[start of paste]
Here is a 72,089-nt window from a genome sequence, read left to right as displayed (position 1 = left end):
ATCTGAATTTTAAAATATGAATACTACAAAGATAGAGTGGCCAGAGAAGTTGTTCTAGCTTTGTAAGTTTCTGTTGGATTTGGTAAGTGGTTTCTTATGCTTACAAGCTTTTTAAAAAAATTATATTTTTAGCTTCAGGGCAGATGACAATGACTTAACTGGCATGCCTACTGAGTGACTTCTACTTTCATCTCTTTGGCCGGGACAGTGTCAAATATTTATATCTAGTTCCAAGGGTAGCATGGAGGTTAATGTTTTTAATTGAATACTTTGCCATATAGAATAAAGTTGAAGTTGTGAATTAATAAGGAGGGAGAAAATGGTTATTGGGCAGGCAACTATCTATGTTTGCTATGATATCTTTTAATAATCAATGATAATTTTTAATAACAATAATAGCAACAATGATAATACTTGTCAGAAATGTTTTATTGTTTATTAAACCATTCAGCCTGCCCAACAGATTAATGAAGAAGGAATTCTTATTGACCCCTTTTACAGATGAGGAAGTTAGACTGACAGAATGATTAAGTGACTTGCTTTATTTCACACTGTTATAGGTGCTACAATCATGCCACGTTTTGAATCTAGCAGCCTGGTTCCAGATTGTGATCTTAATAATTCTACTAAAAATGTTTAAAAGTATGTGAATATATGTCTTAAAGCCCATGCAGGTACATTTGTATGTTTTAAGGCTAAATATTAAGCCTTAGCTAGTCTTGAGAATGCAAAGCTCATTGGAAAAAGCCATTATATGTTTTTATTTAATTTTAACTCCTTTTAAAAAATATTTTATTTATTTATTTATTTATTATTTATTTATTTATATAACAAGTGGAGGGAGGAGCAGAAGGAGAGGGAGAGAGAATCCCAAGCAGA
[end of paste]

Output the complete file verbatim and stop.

Here is a 72,089-nt window from a genome sequence, read left to right as displayed (position 1 = left end):
ATCTGAATTTTAAAATATGAATACTACAAAGATAGAGTGGCCAGAGAAGTTGTTCTAGCTTTGTAAGTTTCTGTTGGATTTGGTAAGTGGTTTCTTATGCTTACAAGCTTTTTAAAAAAATTATATTTTTAGCTTCAGGGCAGATGACAATGACTTAACTGGCATGCCTACTGAGTGACTTCTACTTTCATCTCTTTGGCCGGGACAGTGTCAAATATTTATATCTAGTTCCAAGGGTAGCATGGAGGTTAATGTTTTTAATTGAATACTTTGCCATATAGAATAAAGTTGAAGTTGTGAATTAATAAGGAGGGAGAAAATGGTTATTGGGCAGGCAACTATCTATGTTTGCTATGATATCTTTTAATAATCAATGATAATTTTTAATAACAATAATAGCAACAATGATAATACTTGTCAGAAATGTTTTATTGTTTATTAAACCATTCAGCCTGCCCAACAGATTAATGAAGAAGGAATTCTTATTGACCCCTTTTACAGATGAGGAAGTTAGACTGACAGAATGATTAAGTGACTTGCTTTATTTCACACTGTTATAGGTGCTACAATCATGCCACGTTTTGAATCTAGCAGCCTGGTTCCAGATTGTGATCTTAATAATTCTACTAAAAATGTTTAAAAGTATGTGAATATATGTCTTAAAGCCCATGCAGGTACATTTGTATGTTTTAAGGCTAAATATTAAGCCTTAGCTAGTCTTGAGAATGCAAAGCTCATTGGAAAAAGCCATTATATGTTTTTATTTAATTTTAACTCCTTTTAAAAAATATTTTATTTATTTATTTATTTATTATTTATTTATTTATATAACAAGTGGAGGGAGGAGCAGAAGGAGAGGGAGAGAGAATCCCAAGCAGA